Wi-Fi versus 3G/4G tablets: Is it worth the extra cost?

By Adam Turner | April 23, 2013

It's a question every business owner must answer before they buy a new tablet - do you pay extra to have the flexibility and practicality of a 3G/4G tablet, or will Wi-Fi suffice? There's no one answer - every person has their own unique needs. Here are some of the pros and cons of each to help you decide what best suits you.

All Apple, Android and Windows tablets feature built-in Wi-Fi for connecting to your office wireless network or a public Wi-Fi hotspot. You'll pay extra if you also want built-in 3G/4G connectivity, with the ability to slip in a SIM card to connect to the mobile phone network.

Along with the extra cost of the 3G/4G-compatible hardware, you'll also need to allow for the cost of data - either prepaid or on a monthly plan. This ongoing expense can be a significant factor in the total cost of ownership of a tablet.

Rather than pay extra for a 3G/4G tablet with its own mobile data plan, it might be more practical for staff to use their smartphone to generate a Wi-Fi hotspot to supply internet access to the tablet when away from the office. Even if this requires boosting the mobile data allowance on some mobile phone plans, it's still likely to work out cheaper than paying for a second SIM card for every tablet. It's also worth investigating business-grade group mobile plans which let you pool data between devices.

If your staff are using a USB dongle to supply mobile internet access to their notebook computer, it could also be more economical for them to use their smartphone instead. Alternatively they might upgrade from a USB dongle to a standalone Wi-Fi hotspot, which can supply internet access to several devices at once.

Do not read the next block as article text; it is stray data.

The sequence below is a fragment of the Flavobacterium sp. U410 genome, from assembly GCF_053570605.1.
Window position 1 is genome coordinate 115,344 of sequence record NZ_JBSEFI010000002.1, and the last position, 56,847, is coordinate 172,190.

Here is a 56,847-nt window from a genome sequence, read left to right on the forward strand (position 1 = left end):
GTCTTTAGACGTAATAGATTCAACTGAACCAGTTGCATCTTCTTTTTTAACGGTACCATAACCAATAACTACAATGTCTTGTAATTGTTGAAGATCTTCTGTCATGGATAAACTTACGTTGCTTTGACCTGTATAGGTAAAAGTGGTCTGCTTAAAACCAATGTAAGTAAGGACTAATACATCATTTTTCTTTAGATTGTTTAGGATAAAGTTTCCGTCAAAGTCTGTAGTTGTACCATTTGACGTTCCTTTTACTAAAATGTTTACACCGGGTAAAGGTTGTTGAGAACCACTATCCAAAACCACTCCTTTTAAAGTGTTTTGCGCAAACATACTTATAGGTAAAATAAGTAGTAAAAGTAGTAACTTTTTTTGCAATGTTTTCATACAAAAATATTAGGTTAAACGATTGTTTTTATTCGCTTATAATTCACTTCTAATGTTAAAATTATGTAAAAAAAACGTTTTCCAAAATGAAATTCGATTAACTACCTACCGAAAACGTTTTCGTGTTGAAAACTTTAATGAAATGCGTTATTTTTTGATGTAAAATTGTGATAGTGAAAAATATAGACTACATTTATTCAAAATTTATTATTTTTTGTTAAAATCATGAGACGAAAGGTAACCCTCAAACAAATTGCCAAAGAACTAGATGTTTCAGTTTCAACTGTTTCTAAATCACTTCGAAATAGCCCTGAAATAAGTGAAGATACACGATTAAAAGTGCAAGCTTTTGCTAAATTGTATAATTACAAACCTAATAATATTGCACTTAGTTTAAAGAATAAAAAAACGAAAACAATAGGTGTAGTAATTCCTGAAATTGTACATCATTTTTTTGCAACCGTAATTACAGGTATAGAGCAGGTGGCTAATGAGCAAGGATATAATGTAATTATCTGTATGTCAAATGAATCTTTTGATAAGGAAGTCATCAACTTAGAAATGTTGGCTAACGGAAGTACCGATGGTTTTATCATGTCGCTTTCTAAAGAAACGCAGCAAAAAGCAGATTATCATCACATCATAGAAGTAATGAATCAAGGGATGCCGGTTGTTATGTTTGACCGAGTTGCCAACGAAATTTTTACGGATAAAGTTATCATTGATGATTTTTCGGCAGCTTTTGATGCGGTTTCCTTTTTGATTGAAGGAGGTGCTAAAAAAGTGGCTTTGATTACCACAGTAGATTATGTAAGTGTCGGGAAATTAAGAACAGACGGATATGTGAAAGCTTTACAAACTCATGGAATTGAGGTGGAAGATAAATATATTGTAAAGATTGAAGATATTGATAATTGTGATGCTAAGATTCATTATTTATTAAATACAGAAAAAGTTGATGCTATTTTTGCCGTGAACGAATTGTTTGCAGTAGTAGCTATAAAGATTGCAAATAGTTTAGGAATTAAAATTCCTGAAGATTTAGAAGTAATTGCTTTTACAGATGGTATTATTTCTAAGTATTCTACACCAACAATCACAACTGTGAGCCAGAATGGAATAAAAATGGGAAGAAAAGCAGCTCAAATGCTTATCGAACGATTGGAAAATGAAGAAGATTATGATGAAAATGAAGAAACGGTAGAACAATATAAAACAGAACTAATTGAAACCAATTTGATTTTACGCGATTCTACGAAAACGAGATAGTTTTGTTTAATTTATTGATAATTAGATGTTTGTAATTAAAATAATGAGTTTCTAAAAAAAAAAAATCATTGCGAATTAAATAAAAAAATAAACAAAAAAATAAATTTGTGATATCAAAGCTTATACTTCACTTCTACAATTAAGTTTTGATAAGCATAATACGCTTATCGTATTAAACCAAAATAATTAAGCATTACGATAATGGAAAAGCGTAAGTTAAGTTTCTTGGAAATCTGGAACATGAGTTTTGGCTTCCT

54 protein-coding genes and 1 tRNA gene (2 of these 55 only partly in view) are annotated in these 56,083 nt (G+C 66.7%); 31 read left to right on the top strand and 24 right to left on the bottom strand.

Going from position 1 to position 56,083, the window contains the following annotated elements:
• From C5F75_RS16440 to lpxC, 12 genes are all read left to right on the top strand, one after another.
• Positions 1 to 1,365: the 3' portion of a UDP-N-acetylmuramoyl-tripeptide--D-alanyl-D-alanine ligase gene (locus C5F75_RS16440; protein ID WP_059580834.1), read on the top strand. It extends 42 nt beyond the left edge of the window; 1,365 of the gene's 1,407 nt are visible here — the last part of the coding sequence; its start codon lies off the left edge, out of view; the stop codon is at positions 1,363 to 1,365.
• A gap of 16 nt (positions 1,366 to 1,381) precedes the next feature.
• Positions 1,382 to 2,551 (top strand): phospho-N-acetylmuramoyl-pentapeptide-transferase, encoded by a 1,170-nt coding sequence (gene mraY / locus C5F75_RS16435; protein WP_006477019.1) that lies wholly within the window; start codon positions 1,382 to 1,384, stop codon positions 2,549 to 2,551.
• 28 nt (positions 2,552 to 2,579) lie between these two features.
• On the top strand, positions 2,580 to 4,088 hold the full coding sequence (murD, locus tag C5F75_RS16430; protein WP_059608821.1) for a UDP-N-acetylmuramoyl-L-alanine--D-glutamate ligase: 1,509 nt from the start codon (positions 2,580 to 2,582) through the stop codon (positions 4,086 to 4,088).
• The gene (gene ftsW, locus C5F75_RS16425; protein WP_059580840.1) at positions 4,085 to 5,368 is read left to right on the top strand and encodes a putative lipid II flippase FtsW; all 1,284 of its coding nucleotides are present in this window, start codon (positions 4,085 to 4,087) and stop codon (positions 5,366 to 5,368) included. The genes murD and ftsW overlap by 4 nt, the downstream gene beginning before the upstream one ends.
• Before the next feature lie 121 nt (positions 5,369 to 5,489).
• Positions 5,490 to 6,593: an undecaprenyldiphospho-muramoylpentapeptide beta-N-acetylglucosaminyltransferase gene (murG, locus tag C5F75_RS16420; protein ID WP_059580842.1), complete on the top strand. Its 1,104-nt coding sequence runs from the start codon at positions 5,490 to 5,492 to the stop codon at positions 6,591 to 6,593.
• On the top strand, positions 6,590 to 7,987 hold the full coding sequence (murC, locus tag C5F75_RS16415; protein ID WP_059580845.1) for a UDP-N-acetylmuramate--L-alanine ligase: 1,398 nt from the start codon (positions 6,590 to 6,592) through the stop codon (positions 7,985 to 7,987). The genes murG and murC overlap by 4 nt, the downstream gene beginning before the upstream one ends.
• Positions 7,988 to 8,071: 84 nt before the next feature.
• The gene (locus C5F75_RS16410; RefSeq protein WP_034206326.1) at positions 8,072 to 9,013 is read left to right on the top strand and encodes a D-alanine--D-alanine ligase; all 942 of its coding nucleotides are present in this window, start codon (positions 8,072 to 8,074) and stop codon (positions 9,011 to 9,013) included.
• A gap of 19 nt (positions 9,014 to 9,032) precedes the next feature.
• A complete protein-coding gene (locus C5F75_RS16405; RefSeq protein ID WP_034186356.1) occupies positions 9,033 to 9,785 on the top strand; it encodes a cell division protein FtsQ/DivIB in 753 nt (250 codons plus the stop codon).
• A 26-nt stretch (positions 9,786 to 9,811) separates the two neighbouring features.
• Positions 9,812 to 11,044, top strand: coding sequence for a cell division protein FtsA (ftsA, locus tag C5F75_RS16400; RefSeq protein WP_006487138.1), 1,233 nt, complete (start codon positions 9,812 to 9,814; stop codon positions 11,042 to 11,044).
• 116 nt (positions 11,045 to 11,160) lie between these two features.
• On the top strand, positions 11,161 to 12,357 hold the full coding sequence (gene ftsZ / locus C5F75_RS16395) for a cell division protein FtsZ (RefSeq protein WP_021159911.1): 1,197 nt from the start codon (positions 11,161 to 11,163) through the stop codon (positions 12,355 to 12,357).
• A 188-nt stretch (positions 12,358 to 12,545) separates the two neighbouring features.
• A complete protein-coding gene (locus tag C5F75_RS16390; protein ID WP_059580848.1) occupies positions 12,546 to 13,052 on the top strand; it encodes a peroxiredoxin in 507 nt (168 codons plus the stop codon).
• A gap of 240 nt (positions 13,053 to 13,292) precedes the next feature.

Tablets are mobile productivity tools, so staff who spend their days on their feet might benefit from the convenience of a tablet with always-on 3G/4G access. The battery drain of constantly running a Wi-Fi hotspot on their smartphone could also be a reason to favour a 3G/4G-capable tablet. But other staff who will only use their tablet occasionally, often while sitting at a desk or in a cafe, shouldn't find it a major hassle to enable the Wi-Fi hotspot on their phone. They won't need to re-enter their password every time they connect the two devices.

Have you crunched the numbers to calculate how much a mobile fleet of tablets is actually costing you? There are pros and cons to each option, so think about how you intend to use your device to assess what you need before you buy.

Optus has a great range of Wi-Fi & 3G/4G tablets, click here to find out more.

*This article contains general information and commentary only, and is not financial or financial product advice, and you agree not to rely upon this article in any way.


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